First, get in the habit of writing most every day, even if you don’t want to. Especially if you don’t want to. Writing takes a lot of discipline, and you need to figure out which carrots and sticks work for you.
Second, live someplace cheap. I don’t mean a rat-infested apartment – I’m not suggesting you put yourself through hardship. But if you keep your expenses down, you won’t have to spend as many hours each week earning a living and you’ll have more hours to write. When I hear about writers who got their start in Paris or London or New York, I’m often baffled.
Do you have any books that you strongly associate with someone important in your life?
The James Bond novels by Ian Fleming with my dad.
Three books come to mind. On the non-fiction side, Quiet by Susan Cain and Decisive: How to Make Better Choices in Life and Work by Chip and Dan Heath. Both illuminating and so helpful. And for my friends who prefer fiction, the Robert Galbraith detective series. I think I’ve bought or lent Cuckoo’s Calling by Robert Galbraith to four people this year alone.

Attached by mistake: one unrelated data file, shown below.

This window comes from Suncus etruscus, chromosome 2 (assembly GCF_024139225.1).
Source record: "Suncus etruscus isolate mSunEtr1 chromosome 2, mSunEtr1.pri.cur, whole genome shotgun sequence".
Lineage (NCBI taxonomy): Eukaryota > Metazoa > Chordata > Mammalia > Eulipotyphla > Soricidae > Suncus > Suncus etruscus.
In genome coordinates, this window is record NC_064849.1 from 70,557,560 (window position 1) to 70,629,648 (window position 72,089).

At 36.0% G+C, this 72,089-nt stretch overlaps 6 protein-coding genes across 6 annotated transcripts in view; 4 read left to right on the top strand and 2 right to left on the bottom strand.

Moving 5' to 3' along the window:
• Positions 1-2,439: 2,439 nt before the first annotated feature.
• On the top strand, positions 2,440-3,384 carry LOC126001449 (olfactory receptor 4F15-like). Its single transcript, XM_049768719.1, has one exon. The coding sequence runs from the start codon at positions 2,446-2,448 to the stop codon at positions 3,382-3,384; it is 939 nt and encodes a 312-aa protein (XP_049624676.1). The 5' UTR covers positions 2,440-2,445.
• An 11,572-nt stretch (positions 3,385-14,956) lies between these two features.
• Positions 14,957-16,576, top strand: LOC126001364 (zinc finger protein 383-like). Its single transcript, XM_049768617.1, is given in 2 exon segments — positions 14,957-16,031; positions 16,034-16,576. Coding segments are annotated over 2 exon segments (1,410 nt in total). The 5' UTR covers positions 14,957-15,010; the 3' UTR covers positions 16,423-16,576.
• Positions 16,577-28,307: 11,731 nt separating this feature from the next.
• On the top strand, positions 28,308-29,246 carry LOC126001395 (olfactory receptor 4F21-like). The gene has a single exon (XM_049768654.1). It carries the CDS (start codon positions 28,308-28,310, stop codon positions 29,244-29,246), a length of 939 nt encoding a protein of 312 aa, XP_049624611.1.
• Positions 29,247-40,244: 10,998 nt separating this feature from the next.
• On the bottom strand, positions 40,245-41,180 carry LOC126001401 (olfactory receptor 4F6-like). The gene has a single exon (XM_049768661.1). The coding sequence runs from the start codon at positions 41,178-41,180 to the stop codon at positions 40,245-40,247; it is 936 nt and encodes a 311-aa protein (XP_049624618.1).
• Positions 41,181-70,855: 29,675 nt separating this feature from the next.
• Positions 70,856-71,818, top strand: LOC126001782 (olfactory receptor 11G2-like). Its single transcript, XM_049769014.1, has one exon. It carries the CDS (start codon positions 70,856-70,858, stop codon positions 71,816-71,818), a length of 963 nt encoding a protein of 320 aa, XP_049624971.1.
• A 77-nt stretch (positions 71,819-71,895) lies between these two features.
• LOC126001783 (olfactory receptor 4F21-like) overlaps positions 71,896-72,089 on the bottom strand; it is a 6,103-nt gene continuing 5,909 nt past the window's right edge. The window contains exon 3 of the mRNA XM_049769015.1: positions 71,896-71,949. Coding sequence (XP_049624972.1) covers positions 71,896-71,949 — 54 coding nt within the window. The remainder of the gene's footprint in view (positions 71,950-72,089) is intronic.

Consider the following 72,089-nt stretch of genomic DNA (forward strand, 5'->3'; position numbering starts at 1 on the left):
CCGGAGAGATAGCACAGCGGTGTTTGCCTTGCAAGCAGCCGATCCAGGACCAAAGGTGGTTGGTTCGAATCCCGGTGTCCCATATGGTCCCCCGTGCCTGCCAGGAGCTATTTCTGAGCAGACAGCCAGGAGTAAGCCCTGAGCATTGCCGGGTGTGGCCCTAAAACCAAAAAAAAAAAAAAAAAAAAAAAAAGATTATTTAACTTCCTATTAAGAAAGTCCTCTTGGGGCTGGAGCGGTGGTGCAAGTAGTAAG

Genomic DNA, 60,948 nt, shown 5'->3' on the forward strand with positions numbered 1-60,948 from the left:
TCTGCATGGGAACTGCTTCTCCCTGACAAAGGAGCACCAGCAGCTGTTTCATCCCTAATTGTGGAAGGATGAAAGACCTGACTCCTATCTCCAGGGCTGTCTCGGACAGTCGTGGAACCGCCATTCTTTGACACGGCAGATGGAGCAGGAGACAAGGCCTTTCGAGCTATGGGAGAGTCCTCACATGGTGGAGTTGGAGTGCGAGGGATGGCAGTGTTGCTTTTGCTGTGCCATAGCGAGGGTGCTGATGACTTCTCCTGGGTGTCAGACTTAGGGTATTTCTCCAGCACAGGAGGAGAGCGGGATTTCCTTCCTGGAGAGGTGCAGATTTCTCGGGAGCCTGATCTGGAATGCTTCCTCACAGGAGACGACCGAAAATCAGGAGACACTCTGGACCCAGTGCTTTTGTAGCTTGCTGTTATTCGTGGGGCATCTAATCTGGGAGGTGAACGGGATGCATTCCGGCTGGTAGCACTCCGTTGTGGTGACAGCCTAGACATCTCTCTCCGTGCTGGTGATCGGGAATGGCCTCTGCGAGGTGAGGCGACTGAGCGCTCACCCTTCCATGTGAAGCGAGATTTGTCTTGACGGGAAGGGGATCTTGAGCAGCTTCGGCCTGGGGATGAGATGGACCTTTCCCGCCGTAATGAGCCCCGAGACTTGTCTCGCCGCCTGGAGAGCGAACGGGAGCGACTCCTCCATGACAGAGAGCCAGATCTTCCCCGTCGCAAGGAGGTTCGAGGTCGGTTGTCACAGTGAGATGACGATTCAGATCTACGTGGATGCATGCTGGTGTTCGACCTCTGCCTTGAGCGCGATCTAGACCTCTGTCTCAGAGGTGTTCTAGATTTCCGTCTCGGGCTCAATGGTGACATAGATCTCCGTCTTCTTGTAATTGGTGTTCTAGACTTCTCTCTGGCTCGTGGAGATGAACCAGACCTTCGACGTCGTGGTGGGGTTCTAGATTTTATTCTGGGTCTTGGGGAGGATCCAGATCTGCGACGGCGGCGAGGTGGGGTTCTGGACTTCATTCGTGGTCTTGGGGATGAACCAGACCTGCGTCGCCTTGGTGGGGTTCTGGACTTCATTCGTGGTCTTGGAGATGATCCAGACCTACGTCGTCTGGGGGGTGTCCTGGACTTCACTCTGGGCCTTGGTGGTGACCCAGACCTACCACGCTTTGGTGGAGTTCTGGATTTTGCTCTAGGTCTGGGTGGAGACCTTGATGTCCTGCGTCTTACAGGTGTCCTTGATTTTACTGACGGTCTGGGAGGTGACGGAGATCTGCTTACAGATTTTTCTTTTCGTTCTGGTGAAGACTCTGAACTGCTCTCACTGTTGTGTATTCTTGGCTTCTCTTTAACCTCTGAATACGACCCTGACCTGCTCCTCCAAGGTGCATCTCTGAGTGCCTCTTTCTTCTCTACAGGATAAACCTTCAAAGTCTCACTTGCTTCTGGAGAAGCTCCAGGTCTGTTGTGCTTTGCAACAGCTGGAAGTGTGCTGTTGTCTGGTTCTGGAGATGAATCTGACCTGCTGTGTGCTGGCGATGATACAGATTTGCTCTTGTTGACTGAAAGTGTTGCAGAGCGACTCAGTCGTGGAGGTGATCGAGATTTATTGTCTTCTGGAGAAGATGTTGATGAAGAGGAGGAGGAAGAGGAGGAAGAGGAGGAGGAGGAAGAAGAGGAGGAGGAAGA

Do you prefer fiction or non-fiction?
Hard call. I read a lot more non-fiction, but I cherish a good novel and that time on the couch.
Do you think reading is important?
What’s the best book you’ve read in the last 6 months?
I tend to love whatever I’m reading, and Originals: How Non-Conformists Move the World by Adam Grant, has impressed me for its breadth. In one chapter, you’re reading about how no one wanted to fund a company that sells eyeglasses online and in the next you’re reading about the in-fighting among the leaders of the women’s suffrage movement.
Do you prefer real books or digital books?
Real books. I’ve read one or two digital books and it felt a little like homework.
What books or subject matter do you plan on reading in the next year?
I want to read The Myth of Mars and Venus by Deborah Cameron, the Oxford scholar.
If you were to write an autobiography – what would it be called?
It would probably involve food, something like Who Moved My Ice Cream? or My Chocolate Stash. People know me as a tea drinker, and I do love tea, but sometimes I drink tea just so I can stop thinking about chocolate and ice cream.